In this post I will present how to connect to MongoDB from a stateless Java EE application, to take advantage of the built-in pool of connections to the database offered by the MongoDB Java Driver. This might be the case if you develop a REST API, that executes operations against a MongoDB.
- What is the reason behind the name ‘Closure’
- Actually viewing closures in a debugger
- how to reason about closures while coding
- the most common pitfalls of it’s use
Remember the first batch job for Podcastpedia.org, presented in Spring Batch Tutorial with Spring Boot and Java Configuration… There, I would read submitted podcasts from a .csv file to add them to the Podcastpedia.org directory (database). Well today I will present how I automated the creation of this kind of input file, with the help of Easy Batch. Why EasyBatch? Because, after seeing my initial post, I was contacted by its founder, Mahmoud Ben Hassine, to have a look at Easy Batch and give it a try. I did, and I am happy about that. Read on to find out why…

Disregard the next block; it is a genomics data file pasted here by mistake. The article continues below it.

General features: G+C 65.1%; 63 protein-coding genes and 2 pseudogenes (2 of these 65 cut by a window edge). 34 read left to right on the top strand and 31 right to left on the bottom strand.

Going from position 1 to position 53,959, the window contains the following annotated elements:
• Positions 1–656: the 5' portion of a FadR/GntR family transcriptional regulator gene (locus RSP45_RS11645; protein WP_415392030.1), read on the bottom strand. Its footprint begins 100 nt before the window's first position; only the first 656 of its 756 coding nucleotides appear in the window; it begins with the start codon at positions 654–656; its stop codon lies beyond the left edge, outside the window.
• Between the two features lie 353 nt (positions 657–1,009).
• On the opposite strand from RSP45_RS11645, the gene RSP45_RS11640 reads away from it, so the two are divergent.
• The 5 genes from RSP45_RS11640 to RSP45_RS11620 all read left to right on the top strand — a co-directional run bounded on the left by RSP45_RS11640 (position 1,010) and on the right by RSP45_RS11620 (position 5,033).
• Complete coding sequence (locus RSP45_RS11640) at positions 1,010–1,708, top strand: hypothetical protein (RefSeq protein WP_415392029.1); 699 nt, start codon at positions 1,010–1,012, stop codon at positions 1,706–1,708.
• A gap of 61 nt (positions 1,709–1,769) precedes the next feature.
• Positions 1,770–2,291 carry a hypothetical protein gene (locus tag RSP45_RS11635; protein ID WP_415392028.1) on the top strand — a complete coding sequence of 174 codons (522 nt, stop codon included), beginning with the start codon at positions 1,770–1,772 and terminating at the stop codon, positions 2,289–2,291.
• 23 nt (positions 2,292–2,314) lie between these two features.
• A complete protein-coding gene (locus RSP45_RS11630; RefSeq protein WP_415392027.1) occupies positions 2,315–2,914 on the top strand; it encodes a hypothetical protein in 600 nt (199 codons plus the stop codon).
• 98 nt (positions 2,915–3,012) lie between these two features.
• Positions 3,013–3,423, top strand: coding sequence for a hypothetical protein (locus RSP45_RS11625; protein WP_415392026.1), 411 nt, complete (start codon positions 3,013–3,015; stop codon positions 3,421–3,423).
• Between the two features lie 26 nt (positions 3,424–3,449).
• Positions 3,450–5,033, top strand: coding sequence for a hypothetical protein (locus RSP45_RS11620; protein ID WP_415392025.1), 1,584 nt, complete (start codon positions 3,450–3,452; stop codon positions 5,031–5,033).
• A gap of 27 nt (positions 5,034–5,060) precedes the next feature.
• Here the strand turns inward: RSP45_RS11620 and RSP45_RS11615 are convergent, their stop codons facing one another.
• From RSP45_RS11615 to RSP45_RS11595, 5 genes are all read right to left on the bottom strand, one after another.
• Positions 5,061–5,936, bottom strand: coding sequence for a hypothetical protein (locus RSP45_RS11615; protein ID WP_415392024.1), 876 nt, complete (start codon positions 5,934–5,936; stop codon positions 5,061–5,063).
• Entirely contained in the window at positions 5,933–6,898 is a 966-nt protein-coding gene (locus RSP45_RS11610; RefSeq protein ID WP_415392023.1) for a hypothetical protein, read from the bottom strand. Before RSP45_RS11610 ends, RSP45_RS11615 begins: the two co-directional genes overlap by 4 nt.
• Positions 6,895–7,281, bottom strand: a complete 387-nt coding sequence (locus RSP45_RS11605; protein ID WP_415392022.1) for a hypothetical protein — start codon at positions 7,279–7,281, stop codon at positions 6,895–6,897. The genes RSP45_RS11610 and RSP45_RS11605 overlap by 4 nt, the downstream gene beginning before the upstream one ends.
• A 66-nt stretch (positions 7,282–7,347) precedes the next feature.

In this post we will do a deep dive into Spring transaction management. We will go over on how does
@Transactional really works under the hood. Other upcoming posts will include:
- how to use features like propagation and isolation
- what are the main pitfalls and how to avoid them
You may recall from my post Autocomplete search box with jQuery and Spring MVC, that I use jQuery ui autocomplete to dynamically search for keywords on Podcastpedia.org. I am now in the process of migrating the source base for Podcastpedia.org to Spring 4. I decided to go with the latest version
4.1.0.RELEASE and everything worked pretty smoothly until I got to test the auto-complete functionality presented in the post mentioned before.